Violence brings Hong Kong to ‘brink of total breakdown’: police
By Kate Lamb and Josh Smith
HONG KONG (Reuters) – Police fired tear gas at pro-democracy protesters in Hong Kong’s Central financial district and at demonstrators on the other side of the harbour on Tuesday as a senior officer said the unrest had brought the city to “the brink of total breakdown”.
The clashes took place a day after police shot a protester at close range and a man was doused with petrol and set on fire in some of the worst violence in the Chinese-ruled city in decades.
More than 1,000 protesters, many wearing office clothes and face masks, rallied in Central for a second day during lunch hour, blocking roads below some of the city’s tallest skyscrapers and most expensive real estate.
After they had dispersed, police fired tear gas at the remaining protesters on old, narrow Pedder Street. Police made more than a dozen arrests, many pinned up on the pavement against the wall of luxury jeweller Tiffany & Co.
Police said masked “rioters” had committed “insane” acts, throwing trash, bicycles and other debris on to metro tracks and overhead power lines, paralysing transport in the former British colony. TV footage showed activists dropping heavy objects from overpasses on to traffic below, just missing a motorcyclist.
“Our society has been pushed to the brink of a total breakdown,” Senior Superintendent Kong Wing-cheung told a briefing, referring to the last two days of violence
The demonstrators have been protesting since June against what they believe to be meddling by Beijing in the freedoms guaranteed under the “one country, two systems” formula put in place when the territory returned to China from British rule in 1997. Tough police tactics in response to the unrest have also fuelled anger.
China denies interfering and has blamed Western countries including Britain and the United States for stirring up trouble.
As well as the protests in Central, the heart of the Asian financial hub on Hong Kong island, clashes also erupted in several places on the mainland.
Police fired tear gas at City University in Kowloon Tong and at Chinese University in the New Territories, where protesters threw petrol bombs and bricks at police.
Students in hard hats and gas masks had since morning been barricading City University. Activists, who had home-made shields, stockpiled bricks and petrol and nail bombs on bridges and other approaches.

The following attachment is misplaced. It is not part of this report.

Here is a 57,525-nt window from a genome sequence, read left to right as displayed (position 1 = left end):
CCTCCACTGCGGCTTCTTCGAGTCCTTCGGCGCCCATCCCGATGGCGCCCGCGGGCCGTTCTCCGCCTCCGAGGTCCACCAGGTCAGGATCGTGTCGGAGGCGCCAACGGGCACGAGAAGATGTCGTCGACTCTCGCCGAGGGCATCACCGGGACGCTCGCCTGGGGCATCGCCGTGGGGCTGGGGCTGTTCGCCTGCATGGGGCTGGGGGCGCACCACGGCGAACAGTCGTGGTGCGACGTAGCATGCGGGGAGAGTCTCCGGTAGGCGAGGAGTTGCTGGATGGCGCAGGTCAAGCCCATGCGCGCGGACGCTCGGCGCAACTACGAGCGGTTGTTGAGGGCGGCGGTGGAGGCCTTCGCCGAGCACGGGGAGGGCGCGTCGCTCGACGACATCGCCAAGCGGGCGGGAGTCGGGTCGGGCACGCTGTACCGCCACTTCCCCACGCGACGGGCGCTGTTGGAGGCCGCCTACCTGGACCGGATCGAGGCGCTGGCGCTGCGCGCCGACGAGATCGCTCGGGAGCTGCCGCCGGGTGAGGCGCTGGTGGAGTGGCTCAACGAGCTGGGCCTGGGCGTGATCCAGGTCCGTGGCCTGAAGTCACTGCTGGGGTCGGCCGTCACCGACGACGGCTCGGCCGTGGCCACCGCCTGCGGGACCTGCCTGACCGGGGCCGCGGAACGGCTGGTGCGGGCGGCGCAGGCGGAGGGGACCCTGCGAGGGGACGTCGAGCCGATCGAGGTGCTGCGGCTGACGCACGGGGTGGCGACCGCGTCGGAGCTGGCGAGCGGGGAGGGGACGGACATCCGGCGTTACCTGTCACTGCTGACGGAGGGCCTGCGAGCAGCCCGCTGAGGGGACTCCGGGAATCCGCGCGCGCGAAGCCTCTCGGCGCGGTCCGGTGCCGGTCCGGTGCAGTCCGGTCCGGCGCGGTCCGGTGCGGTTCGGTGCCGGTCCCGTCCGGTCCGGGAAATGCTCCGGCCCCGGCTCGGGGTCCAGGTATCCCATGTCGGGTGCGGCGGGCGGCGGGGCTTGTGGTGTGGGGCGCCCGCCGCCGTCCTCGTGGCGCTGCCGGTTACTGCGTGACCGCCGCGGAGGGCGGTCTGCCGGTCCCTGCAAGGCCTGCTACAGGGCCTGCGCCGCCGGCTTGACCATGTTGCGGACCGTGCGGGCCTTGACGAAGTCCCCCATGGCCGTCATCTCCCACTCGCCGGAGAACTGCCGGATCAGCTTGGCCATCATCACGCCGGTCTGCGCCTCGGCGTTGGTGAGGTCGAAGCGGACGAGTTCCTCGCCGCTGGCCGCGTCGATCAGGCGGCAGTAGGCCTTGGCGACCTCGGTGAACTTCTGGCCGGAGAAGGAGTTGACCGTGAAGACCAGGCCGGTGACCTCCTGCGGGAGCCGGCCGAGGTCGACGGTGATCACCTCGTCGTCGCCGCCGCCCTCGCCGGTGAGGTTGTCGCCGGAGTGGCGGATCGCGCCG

They overran the campus and smashed up the adjacent Festival Walk shopping mall and set fires, including to a big Christmas tree.
Streets inside and outside the Chinese University campus entrance were littered with bricks, other debris and street fires as police tackled protesters to the ground.
The students were taking part in a heated exchange with the principal when clashes reignited, with police again firing volleys of tear gas and protesters throwing petrol bombs.
Protesters also threw petrol bombs from an overpass on to the highway linking the Northern New Territories with Kowloon, bringing traffic to a standstill in a haze of tear gas smoke.
Several students were wounded in the violence.
Police also fired tear gas in the town of Tai Po, where a truck was set on fire, and in the densely populated Kowloon district of Mong Kok, whose shopping artery Nathan Road has been the scene of many clashes.
Hong Kong leader Carrie Lam said protesters were being selfish and she hoped that universities and schools would urge students not to take part in the demonstrations.
More than 260 people were arrested on Monday, police said, bringing the total number to more than 3,000 since the protests escalated in June. Schools and universities said they would close again on Tuesday.
The United States on Monday condemned “unjustified use of deadly force” in Hong Kong and urged police and civilians alike to de-escalate the situation.
In Beijing, Chinese Foreign Ministry spokesman Geng Shuang urged Britain and the United States not to intrude, saying: “Hong Kong affairs are purely China’s internal affairs that allow no foreign interference.”
China has a garrison of up to 12,000 troops in Hong Kong who have kept to barracks since 1997 but it has said it will crush any attempts at independence, a demand for a small minority of protesters.
Geng also said the Chinese government firmly supported Lam’s administration and the Hong Kong police in maintaining order and protecting citizens’ safety.
Yang Guang, spokesman for China’s Hong Kong and Macau Affairs Office, said China condemned the dousing of the man with petrol and setting him on fire. He demanded that the person responsible be arrested as soon as possible.
Following Tuesday’s violence, the Hong Kong Jockey Club said all off-course betting centres would be closed ahead of Wednesday’s racing at Happy Valley, to ensure the safety of our employees and customers.
(Reporting by Donny Kwok, Clare Jim, Marius Zaharia, Twinnie Siu, Clare Jim, Meg Shen, Josh Smith, Kate Lamb, Jessie Pang and Farah Master in Hong Kong and Cate Cadell in Beijing; Writing by Anne Marie Roantree and Nick Macfie; Editing by Angus MacSwan)